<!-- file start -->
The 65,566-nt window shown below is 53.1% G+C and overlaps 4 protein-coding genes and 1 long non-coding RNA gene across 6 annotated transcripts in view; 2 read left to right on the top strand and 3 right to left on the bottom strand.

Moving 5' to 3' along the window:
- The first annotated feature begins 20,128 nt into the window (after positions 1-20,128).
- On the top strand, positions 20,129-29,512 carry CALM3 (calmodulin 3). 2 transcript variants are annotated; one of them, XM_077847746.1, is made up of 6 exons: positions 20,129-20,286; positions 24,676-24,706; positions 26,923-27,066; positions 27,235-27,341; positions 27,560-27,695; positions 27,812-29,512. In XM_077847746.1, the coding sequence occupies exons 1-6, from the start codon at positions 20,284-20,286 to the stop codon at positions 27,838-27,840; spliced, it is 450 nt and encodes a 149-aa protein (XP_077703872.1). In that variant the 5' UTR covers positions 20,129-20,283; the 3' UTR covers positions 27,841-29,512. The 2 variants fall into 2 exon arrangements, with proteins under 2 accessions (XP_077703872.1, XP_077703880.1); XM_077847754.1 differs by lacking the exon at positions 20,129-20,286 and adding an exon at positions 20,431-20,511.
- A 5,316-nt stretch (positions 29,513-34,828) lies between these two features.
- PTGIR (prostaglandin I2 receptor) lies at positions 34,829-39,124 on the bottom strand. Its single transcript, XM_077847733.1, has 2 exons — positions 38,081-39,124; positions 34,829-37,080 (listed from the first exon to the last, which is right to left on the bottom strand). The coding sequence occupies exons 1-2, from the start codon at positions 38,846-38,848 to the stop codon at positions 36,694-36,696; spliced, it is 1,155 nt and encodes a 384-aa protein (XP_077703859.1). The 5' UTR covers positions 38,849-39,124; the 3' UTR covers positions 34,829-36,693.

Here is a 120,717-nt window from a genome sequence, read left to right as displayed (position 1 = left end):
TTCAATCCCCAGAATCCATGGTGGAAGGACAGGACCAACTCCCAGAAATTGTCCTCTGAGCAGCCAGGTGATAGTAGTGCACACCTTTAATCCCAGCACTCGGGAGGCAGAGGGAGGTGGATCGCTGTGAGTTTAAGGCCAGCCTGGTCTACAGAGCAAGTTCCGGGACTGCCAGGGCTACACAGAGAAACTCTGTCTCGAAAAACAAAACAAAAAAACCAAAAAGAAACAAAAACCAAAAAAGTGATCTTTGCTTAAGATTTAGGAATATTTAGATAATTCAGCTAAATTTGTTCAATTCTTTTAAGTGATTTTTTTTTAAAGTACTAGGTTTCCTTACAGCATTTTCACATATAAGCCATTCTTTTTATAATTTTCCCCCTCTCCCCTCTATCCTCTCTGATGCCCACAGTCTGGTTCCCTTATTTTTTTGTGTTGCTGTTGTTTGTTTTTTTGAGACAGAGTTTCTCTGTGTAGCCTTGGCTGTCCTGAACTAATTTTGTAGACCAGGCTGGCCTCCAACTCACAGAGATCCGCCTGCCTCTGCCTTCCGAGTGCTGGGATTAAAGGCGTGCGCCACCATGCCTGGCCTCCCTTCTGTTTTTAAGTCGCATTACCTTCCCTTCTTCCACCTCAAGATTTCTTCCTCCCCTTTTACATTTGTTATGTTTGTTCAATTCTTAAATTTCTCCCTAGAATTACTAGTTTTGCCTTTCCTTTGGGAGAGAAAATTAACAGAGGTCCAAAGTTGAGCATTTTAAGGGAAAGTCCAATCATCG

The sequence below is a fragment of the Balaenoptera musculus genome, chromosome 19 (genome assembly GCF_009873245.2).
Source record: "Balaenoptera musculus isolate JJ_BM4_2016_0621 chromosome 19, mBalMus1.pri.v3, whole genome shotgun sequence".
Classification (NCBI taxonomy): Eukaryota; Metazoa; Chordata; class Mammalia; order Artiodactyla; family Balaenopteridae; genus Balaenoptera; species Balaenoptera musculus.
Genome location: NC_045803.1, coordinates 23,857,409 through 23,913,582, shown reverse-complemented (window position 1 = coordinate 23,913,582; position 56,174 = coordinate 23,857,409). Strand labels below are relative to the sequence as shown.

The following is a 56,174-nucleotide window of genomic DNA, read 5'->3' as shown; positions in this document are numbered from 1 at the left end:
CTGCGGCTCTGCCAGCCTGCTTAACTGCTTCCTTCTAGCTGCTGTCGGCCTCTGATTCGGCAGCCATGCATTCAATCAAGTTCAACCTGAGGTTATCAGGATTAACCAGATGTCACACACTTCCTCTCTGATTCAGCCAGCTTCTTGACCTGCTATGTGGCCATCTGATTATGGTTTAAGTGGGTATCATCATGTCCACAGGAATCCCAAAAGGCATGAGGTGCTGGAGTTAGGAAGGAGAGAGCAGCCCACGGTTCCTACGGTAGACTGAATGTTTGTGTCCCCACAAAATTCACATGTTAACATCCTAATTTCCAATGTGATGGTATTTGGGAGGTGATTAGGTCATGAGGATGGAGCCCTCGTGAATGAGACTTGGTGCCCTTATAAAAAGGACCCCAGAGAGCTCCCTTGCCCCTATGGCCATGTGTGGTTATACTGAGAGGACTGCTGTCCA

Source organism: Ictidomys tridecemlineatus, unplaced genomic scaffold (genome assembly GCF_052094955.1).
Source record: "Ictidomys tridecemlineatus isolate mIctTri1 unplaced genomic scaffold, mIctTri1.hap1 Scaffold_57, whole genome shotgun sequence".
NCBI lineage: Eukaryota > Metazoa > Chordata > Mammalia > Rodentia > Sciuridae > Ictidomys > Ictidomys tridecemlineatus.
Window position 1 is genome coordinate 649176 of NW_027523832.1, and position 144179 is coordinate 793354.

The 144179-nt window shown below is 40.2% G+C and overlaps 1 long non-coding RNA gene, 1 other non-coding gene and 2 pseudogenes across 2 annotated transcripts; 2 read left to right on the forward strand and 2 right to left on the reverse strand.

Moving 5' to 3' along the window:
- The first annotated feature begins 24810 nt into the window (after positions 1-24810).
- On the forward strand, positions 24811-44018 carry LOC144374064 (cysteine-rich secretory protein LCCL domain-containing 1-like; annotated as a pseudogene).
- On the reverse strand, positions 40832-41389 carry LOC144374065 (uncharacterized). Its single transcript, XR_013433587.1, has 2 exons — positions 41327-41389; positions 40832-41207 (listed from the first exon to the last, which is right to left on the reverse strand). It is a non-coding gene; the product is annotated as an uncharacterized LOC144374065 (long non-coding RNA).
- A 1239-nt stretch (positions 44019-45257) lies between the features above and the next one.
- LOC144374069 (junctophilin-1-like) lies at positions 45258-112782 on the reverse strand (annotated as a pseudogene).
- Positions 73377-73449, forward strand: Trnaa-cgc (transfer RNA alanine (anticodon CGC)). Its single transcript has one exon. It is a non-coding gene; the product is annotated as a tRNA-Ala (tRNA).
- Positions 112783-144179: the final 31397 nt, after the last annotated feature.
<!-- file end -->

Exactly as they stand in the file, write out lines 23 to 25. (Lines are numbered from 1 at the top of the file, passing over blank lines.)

- On the reverse strand, positions 40832-41389 carry LOC144374065 (uncharacterized). Its single transcript, XR_013433587.1, has 2 exons — positions 41327-41389; positions 40832-41207 (listed from the first exon to the last, which is right to left on the reverse strand). It is a non-coding gene; the product is annotated as an uncharacterized LOC144374065 (long non-coding RNA).
- A 1239-nt stretch (positions 44019-45257) lies between the features above and the next one.
- LOC144374069 (junctophilin-1-like) lies at positions 45258-112782 on the reverse strand (annotated as a pseudogene).